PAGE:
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The Hidden Persuaders

Ask yourself when was the last time you saw any of those tiny ads on Google and Facebook and rushed to buy the products or services. For that matter, ask yourself whether any radio or television advertisements prompted you to go out and buy the product.

Sure the newspaper ads announcing short-term sales for clothes or household goods may get you to the market, along with the supermarket specials for foodstuffs. But generally speaking, you must wonder what the business community gets for its tens of billions of dollars annually pouring out of their advertising budgets.

I can almost hear the chuckles from Madison Avenue reacting to this skepticism about whether ads are worth their price. Such doubts are almost never publically discussed. One reason has its roots in the musing of pioneering department store magnate, John Wanamaker of Philadelphia. About a century ago, he said he thought that half the money he spent on advertising was effective, but didn’t know which half.

Another reason is that advertisements sell moods, feelings, self-exciting images about the product – selling the sizzle along with the steak, as the saying goes. These feelings connect to the corporate branding strategies and are hard to measure.

But they are believed by the “hidden persuaders,” to use Vance Packard’s famous phrase, to be very effective, precisely because they are emotional rather than rational. And never before has the technology of inducing these emotions – with visuals, colors, sounds and their synergies – been more hypnotic. It isn’t for nothing that trademarked slogans and names are expensively valued.

Recently however, it was General Motors, of all companies, that said very publically what many companies have been thinking for a long time. In May, stunning the advertising and internet industry, the world’s largest vehicle manufacturer announced that it would pull $10 million in ads from Facebook because they are not effective. A few days later, GM pulled out of the Super Bowl advertising frenzy – commercials for Super Bowl XVII are now going for $4 million per 30 seconds – on the grounds that it “simply could not justify the expense.” This is another way of saying the ads didn’t sell enough cars.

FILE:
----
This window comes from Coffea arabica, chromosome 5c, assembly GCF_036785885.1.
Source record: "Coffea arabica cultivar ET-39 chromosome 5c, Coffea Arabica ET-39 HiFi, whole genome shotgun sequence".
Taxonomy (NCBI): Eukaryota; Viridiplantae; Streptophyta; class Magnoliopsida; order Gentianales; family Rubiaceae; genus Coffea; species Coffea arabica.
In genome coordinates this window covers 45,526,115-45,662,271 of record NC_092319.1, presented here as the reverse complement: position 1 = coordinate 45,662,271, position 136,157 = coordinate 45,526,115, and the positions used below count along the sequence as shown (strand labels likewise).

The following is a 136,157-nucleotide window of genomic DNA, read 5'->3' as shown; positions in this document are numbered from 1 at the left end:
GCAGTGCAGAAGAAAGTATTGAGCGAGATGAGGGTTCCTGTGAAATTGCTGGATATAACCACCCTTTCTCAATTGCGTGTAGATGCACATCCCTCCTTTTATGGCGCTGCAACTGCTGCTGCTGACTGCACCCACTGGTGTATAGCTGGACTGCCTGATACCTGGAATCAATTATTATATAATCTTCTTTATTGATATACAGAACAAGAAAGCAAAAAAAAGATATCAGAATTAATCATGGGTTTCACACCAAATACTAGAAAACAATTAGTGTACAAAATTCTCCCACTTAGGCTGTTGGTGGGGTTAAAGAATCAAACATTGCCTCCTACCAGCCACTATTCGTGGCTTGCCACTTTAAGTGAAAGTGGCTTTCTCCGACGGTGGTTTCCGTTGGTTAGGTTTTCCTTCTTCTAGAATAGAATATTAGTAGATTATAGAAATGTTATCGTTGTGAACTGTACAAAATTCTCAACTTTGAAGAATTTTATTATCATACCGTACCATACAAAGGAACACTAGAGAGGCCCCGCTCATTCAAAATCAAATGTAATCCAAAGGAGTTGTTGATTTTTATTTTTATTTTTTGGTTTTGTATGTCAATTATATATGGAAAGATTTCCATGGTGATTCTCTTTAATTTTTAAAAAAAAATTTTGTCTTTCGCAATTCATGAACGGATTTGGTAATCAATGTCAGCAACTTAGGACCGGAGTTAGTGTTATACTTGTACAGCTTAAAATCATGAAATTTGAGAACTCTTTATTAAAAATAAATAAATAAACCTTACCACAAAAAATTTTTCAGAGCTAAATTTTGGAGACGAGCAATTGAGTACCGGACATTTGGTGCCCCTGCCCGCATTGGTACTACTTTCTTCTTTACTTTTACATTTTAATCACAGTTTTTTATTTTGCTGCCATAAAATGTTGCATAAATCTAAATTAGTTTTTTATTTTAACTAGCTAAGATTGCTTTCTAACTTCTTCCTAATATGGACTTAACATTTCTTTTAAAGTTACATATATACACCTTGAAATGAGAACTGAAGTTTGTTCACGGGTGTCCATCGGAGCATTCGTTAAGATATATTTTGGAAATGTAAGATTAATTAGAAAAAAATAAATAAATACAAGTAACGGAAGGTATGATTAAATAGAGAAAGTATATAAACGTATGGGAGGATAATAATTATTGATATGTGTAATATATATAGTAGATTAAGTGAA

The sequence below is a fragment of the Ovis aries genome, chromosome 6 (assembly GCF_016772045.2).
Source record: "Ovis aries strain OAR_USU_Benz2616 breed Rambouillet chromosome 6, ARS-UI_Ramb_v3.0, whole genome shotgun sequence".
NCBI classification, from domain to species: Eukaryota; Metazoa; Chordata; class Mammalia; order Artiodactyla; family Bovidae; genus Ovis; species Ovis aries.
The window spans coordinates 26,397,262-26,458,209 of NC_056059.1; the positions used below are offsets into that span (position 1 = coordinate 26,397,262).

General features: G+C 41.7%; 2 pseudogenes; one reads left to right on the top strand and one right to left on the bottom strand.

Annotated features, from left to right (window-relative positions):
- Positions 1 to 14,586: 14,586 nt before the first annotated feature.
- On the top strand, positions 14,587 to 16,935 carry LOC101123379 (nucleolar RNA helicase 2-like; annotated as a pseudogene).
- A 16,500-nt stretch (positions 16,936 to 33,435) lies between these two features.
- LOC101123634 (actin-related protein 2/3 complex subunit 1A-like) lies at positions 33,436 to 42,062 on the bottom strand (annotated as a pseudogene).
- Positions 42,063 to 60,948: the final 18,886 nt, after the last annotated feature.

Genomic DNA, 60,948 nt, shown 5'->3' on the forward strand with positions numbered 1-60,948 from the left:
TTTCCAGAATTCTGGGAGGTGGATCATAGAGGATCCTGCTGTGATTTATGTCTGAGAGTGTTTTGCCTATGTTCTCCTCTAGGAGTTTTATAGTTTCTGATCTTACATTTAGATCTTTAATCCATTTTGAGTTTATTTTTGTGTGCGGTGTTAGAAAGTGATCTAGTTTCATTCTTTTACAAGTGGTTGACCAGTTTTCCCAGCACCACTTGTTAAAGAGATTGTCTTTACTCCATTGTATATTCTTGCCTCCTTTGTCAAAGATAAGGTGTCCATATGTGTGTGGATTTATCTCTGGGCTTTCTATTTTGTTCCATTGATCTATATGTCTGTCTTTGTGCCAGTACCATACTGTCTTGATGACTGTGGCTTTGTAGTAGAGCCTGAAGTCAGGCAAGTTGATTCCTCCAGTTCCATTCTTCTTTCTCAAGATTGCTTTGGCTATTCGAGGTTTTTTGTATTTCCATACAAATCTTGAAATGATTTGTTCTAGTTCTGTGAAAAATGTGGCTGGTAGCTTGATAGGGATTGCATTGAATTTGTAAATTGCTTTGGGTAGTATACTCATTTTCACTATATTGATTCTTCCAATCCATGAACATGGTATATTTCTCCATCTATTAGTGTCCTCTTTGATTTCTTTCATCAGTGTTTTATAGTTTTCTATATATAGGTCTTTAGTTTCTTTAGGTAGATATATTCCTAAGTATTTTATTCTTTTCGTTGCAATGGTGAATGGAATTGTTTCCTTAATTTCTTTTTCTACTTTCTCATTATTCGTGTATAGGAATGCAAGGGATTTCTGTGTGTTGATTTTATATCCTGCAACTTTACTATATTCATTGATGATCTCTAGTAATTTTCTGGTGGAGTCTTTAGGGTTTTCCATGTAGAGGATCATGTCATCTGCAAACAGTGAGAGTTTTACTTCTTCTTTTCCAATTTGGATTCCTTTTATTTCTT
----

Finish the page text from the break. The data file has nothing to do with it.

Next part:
The mass media, which carries such exorbitant commercial messages, plays large corporate competitors, as in the auto and computer industries, against one another. “You don’t want to be left out of the Super Bowl, with its 111 million viewers, do you?” Of course, given the multiple distractions of family, dogs, cats, bathrooms, opening beer bottles, laughing at each other’s remarks, far fewer millions actually see the hyper-kinetic ads that bleed into one another before viewers even catch a logo.

Those managers arguing for ever larger ad budgets convey a “you gotta believe” mentality. It takes lots of myth, hope, gambling and reliance on the artistry and cleverness of the copywriters and ad designers to bring about the blockbuster breakthrough ad that arouses its beleaguered, saturated audience, enmeshed in a blizzard of sequential ads, and makes a memorable recollection of the product or service offered.

Most telling, of course, and most ignored in the experts’ evaluation of an ad’s excellence, is the prevailing absence of useful information for the consumer, including comparative information or information describing function, quality, reliable price, performance, safety and the like. Granted, on television and radio there is little time for a litany, but how about just one fact relating to usage or repair or disposal. Nah, say the faithful copywriters, that would break the emotional flow.

Some fifteen years ago, I discussed comparative pricing of auto insurance with my Princeton classmate, Progressive Insurance’s CEO, Peter Lewis. It wasn’t long before decisive Peter instituted the pioneering television ad that invited customers to submit their specifications to get the comparative price of equivalent policies by Progressive and its three or four competitors in a region. It seemed to work well for Progressive and certainly got people’s attention and generated word of mouth.

There is one organization that doesn’t lose any sleep over the question: “do advertising dollars work or are they largely wasted?” Consumers Union, through its monthly magazine Consumer Reports and its website services (www.consumerreports.org), gives you just the facts derived from its wide ranging honest testing programs. With over five million magazine print subscribers and three million online subscribers, more and more Americans are getting it the rational way.

By the way, Consumer Reports has never carried advertising in its seventy-five year history.

Ralph Nader is a consumer advocate, lawyer and author of Only the Super-Rich Can Save Us! He is a contributor to Hopeless: Barack Obama and the Politics of Illusion, published by AK Press. Hopeless is also available in a Kindle edition.

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Ralph Nader is a consumer advocate, lawyer and author of Only the Super-Rich Can Save Us! 

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